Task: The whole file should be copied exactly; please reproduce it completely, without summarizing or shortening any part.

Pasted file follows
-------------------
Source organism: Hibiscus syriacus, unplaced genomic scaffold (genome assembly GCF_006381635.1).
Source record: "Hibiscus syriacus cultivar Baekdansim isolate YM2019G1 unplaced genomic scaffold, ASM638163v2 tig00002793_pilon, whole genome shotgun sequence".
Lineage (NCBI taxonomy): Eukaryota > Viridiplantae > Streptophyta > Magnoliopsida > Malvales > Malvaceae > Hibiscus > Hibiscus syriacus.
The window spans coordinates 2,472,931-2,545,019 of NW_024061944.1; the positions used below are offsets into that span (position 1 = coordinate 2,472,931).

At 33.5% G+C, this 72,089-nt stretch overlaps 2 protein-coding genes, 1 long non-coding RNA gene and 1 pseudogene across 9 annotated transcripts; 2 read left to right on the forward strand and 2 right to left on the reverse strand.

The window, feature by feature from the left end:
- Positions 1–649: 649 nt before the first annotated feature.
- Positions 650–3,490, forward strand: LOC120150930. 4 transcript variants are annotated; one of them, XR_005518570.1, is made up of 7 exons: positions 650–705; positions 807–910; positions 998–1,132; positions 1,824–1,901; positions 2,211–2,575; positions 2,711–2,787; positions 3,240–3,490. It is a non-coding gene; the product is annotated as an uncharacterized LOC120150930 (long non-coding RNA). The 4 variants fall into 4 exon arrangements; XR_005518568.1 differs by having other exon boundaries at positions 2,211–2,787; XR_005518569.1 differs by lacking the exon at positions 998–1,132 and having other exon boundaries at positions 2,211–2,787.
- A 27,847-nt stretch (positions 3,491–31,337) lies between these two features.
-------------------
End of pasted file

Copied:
Source organism: Hibiscus syriacus, unplaced genomic scaffold (genome assembly GCF_006381635.1).
Source record: "Hibiscus syriacus cultivar Baekdansim isolate YM2019G1 unplaced genomic scaffold, ASM638163v2 tig00002793_pilon, whole genome shotgun sequence".
Lineage (NCBI taxonomy): Eukaryota > Viridiplantae > Streptophyta > Magnoliopsida > Malvales > Malvaceae > Hibiscus > Hibiscus syriacus.
The window spans coordinates 2,472,931-2,545,019 of NW_024061944.1; the positions used below are offsets into that span (position 1 = coordinate 2,472,931).

At 33.5% G+C, this 72,089-nt stretch overlaps 2 protein-coding genes, 1 long non-coding RNA gene and 1 pseudogene across 9 annotated transcripts; 2 read left to right on the forward strand and 2 right to left on the reverse strand.

The window, feature by feature from the left end:
- Positions 1–649: 649 nt before the first annotated feature.
- Positions 650–3,490, forward strand: LOC120150930. 4 transcript variants are annotated; one of them, XR_005518570.1, is made up of 7 exons: positions 650–705; positions 807–910; positions 998–1,132; positions 1,824–1,901; positions 2,211–2,575; positions 2,711–2,787; positions 3,240–3,490. It is a non-coding gene; the product is annotated as an uncharacterized LOC120150930 (long non-coding RNA). The 4 variants fall into 4 exon arrangements; XR_005518568.1 differs by having other exon boundaries at positions 2,211–2,787; XR_005518569.1 differs by lacking the exon at positions 998–1,132 and having other exon boundaries at positions 2,211–2,787.
- A 27,847-nt stretch (positions 3,491–31,337) lies between these two features.